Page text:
end
  end
end

Were's using the eventmachine amqp client for this, you can find it up on github. connect and close do exactly what it says on the tin: connecting to rabbitmq and closing the connection.

request and retrieve are responsible for placing work on rabbitmq. The methods are passed the correct queue, and a value that contains the worker method arguments. If you need control over the queue names, look at the RDoc for Workling::Routing::Base. In our case, there's no special requirement here.

Finally, we implement a subscribe method. Use this if your broker supports callbacks, as is the case with amqp. This method expects to a block, which we pass into the amqp subscribe method here. The block will be called when a message is available on the queue, and the result is yielded into the block.

Having subscription callbacks is very nice, because this way, we don't need to keep calling get on the queue to see if something new is waiting.

So now we're done! That's all you need to add RabbitMQ to workling. Configure it in your application as descibed below.

Invokers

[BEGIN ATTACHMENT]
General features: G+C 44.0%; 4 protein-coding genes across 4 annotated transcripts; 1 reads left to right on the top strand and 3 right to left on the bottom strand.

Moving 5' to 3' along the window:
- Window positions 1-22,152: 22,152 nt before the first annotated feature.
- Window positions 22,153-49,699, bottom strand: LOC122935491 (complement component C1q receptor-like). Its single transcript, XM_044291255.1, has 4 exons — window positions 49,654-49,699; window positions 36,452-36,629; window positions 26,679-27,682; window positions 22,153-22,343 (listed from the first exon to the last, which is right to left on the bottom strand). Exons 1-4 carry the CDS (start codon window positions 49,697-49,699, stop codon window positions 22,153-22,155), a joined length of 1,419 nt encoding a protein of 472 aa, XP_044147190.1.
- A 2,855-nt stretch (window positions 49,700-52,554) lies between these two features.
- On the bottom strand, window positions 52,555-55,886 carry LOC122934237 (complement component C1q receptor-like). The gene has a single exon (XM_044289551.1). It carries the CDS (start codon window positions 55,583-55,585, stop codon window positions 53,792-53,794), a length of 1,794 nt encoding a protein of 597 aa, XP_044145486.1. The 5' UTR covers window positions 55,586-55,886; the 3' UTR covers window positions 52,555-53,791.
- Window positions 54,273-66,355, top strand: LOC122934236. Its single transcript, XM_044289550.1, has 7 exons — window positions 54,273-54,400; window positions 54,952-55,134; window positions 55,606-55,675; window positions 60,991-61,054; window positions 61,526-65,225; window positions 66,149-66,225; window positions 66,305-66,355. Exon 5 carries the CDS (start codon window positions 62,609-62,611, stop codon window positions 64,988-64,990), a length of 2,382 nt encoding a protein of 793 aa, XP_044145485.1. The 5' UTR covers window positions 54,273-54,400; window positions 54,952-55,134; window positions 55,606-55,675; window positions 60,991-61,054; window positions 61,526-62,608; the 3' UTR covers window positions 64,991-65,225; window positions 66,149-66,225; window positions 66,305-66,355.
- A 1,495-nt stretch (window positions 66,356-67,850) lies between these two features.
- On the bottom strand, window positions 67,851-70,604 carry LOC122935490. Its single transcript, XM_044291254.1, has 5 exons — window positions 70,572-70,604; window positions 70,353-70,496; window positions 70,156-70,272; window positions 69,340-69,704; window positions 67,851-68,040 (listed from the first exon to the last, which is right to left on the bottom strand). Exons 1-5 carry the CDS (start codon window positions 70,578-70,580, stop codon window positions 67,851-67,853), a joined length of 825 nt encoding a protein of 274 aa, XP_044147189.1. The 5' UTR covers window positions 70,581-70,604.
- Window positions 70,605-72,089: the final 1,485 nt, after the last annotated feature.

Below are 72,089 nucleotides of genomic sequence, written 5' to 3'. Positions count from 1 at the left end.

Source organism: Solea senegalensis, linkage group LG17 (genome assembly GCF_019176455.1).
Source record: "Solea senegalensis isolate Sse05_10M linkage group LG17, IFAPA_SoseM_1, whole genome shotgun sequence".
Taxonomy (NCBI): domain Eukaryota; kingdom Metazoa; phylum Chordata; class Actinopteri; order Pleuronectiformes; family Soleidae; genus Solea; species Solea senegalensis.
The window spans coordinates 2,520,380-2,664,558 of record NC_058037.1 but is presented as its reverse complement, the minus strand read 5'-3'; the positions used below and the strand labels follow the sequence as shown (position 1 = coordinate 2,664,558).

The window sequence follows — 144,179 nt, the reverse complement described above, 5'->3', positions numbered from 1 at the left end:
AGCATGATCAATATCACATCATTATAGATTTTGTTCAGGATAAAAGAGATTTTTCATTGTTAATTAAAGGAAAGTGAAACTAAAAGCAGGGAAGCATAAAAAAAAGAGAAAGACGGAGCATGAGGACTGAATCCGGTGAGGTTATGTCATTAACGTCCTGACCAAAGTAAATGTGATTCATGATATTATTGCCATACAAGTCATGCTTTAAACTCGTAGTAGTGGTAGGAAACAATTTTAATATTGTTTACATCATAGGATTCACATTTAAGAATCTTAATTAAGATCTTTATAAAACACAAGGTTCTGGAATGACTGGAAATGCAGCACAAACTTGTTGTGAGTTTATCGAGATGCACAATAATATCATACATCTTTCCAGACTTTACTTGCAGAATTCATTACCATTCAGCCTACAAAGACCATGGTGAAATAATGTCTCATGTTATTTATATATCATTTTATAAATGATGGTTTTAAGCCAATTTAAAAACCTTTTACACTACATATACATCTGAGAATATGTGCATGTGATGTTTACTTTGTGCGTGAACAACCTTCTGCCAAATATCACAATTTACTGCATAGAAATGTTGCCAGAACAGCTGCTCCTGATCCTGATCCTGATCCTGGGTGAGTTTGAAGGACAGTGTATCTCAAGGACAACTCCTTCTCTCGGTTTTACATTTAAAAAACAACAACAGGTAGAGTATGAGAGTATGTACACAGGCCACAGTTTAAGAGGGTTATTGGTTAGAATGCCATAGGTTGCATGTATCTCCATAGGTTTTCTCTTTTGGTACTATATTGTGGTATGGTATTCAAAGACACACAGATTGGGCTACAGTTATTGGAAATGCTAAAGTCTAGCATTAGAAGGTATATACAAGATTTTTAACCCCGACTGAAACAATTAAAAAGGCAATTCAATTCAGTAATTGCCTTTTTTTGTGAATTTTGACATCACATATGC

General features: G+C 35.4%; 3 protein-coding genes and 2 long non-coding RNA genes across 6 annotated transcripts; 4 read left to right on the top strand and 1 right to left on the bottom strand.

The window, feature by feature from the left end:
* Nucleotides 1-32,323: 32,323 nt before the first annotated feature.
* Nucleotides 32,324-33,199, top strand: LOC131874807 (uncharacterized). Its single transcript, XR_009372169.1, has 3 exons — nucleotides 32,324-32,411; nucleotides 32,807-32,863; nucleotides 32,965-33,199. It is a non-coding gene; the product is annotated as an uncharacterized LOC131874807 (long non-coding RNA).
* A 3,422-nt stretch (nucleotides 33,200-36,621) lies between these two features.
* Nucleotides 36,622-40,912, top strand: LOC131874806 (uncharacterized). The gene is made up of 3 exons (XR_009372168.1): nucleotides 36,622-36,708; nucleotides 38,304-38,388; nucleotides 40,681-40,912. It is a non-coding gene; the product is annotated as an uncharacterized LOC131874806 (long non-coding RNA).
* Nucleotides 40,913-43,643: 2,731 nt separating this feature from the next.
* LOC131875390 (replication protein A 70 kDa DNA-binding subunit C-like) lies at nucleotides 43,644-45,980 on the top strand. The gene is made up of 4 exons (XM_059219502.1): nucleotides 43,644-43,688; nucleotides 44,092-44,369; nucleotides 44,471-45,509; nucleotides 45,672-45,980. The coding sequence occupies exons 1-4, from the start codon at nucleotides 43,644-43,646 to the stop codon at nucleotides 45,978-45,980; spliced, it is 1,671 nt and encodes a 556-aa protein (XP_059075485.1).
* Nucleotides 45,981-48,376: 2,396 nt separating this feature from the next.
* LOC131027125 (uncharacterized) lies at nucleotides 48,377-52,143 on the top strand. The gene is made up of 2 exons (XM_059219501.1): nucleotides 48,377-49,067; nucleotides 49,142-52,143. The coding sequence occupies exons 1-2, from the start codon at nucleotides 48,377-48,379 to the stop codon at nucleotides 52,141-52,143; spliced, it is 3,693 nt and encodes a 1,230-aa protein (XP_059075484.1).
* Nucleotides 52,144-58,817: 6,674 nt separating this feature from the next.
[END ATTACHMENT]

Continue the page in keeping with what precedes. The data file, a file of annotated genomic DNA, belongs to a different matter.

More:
There's still potential to improve things though. Workling 0.4.0 introduces the idea of invokers. Invokers grab work off a job broker, using a client (see above). They subclass Workling::Remote::Invokers::Base. Read the RDoc for a description of the methods.

Workling comes with a couple of standard invokers, like the BasicPoller. This invoker simply keeps hitting the broker every n seconds, checking for new work and executing it immediately. The ThreadedInvoker does the same, but spawns a Thread for every Worker class the project defines.

So Amqp: it would be nice if we had an invoker that makes use of the subscription callbacks. Easily done, lets have a look:

require 'eventmachine'
require 'workling/remote/invokers/base'

#
#  Subscribes the workers to the correct queues. 
# 
module Workling
  module Remote
    module Invokers
      class EventmachineSubscriber < Workling::Remote::Invokers::Base

        def initialize(routing, client_class)